In a world where racism inevitably exists, Brent Staples is one who personally shares his firsthand experiences with issues of racial inequality and unjust treatment in his remarkable essay “Black Men and Public Space”. As an African American man with a BA from Widener University and a Ph.D. from the University of Chicago (139), people disregard his multiple qualities of success in both his school career and work career and judge him based off stereotypes because he is seen a distinct way due to his skin color. Throughout his personal essay, he faces dreadful treatment based on assumptions which has taken a toll on his emotions.
A clear purpose is seen from beginning to end of his narrative. He attempts to shine a light on the issues him and countless others, unfortunately, face entirely because of their look. With this, he hopes for a change. A change in where black men no longer must fear for their lives or face the feeling of discomfort as others “fear” them. The purpose can be compared to situations going on in today's times. As this took place as early as the 60s, it is not shocking that individuals are still getting sickening treatment and racial discrimination is still a common issue.
As the audience is not particularly focused on one certain group, readers may think the audience is to America as a whole. Staples wants his words and stories to get out about how badly he feels as he is viewed to have “the ability to alter public space in ugly ways” (139).
Ideas are arranged in a somewhat chronological way focusing on the beginning of the story, branching into a nonlinearly way towards the end. Readers are immediately thrown off by reading the very first sentence of the written work – “my first victim” (139). This creates the idea of thinking he is the “bad guy” and adds a negative tone, but it is quickly learned that this is just how others view him and how he is expected to be in the world. These horrendous opinions continue as he moves to New York. Nothing has changed in the way he is seen in the community. An introduction to his childhood reveals he grew up in an “angry industrial town” filled with gangs and murders (140). Because he came from this kind of environment, he is expected to mimic those actions. Soon to find out that he grew up a “good boy” and sadly had to see his community get “locked away” and “buried” (140) at a young age. Towards the conclusion of his story, Staples adds encounters of other men and the experiences they have conversated about. A harsher experience was sadly faced by another man as he was mistaken as a killer and held at gunpoint in his own vehicle (141). Adding additional experiences aside from his own show that this is a serious universal problem these young men must face. No matter who, where, or when, these issues remain prominent in these individuals' lives and showcase the severity of these everlasting problems. Focusing on the conclusion, an important idea is made. Staples mentions he would “whistle melodies from Beethoven and Vivaldi…” (141) and some would even join. This may be viewed as a form of symbolism, which reveals this is something he believes brings him and others together, despite differences.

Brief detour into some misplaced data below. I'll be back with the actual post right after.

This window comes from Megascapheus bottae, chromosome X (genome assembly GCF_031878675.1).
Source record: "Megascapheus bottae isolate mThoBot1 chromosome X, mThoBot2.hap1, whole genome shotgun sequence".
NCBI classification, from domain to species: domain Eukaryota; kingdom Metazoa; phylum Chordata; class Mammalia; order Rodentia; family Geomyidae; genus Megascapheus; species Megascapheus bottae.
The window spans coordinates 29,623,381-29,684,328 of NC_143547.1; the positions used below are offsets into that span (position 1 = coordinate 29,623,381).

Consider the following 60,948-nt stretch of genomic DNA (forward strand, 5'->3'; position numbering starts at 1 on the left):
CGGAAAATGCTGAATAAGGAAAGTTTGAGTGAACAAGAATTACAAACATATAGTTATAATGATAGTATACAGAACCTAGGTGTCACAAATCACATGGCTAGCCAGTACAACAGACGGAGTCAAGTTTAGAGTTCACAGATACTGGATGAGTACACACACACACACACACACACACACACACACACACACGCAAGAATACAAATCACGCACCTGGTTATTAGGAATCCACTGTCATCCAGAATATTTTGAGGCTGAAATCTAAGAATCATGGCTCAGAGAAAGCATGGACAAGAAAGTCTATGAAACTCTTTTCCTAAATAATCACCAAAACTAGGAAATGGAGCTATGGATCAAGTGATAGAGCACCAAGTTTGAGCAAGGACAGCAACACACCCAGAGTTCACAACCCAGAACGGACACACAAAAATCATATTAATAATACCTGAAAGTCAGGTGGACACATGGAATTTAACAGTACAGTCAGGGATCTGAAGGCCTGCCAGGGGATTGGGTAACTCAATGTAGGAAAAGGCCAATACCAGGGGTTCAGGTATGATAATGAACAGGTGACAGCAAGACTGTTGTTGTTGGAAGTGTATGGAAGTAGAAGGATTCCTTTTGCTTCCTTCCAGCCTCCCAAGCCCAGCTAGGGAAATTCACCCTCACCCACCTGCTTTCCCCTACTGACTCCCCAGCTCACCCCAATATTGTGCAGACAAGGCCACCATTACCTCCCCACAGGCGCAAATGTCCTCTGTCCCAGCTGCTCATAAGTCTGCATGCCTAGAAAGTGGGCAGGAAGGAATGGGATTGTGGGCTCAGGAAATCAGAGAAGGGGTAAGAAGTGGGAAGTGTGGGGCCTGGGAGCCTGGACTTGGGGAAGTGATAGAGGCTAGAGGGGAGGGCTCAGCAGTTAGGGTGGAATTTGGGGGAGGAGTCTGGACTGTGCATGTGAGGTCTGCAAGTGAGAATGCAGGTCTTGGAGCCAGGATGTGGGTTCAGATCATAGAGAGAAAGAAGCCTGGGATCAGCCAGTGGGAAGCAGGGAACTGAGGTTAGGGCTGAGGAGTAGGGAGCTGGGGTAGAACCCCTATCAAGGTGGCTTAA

Formal language satisfies Staple's essay. With no slang being used, the importance of the context is clear, and it should be taken so on a more serious note rather than a casual story. Staples brilliant word choices and elements aid in capturing the true feelings that are being felt and sensory details add to the experiences. “As a softy who is scarcely able to take a knife to a raw chicken…- I was surprised, embarrassed, and dismayed…” (139) hints at the genuine emotions he feels and the type of person he is. He would not dare hurt a thing in the world but that is the complete opposite of what society believes of him. There are many moments of Staples describing his sensory details like in the “dark, shadowy intersections” (140) or the sounds “thunk, thunk, thunk, thunk (140) he hears as he is simply crossing the street as people in their own vehicles are panicked and lock their doors.
The structure remains strong and steady throughout. A declarative approach is used within as everything is stated. Every experience and moment are based on facts. The essay is explored by two sets of facts – the way people see and react to him, and how it makes him feel as he is “an object of fear… going about business in the city” (144). A strong effect is given off to the audience as it is learned everything is stated with facts, meaning everything that is said and shared should not be looked over, and there are everlasting effects left on not only Staples but everyone who encounters the treatment given.
Dialogue and quotations are not something major in this work as these moments described are strictly his experiences which become the entire layout.
Arguably, Pathos and Logos are both rhetorical appeals exhibited. Pathos is used to signify the hardships and emotions African American men go through in their lives as an attempt for the audience to understand the seriousness of it, focusing on the effects it has mentally for the rest of their lives unless the stereotypes come to an end. Logos focuses on the reason men feel this way, justifiable due to the various judgments and treatments they undergo from a community.
Racism in our country and the world will not be disappearing before our eyes anytime soon. With all the horrific experiences Staples chose to share, or the deep emotions he revealed that came upon him as he was viewed differently, we can only hope one day individuals will not be looked down upon for simply wanting to walk the streets just because they are diverse.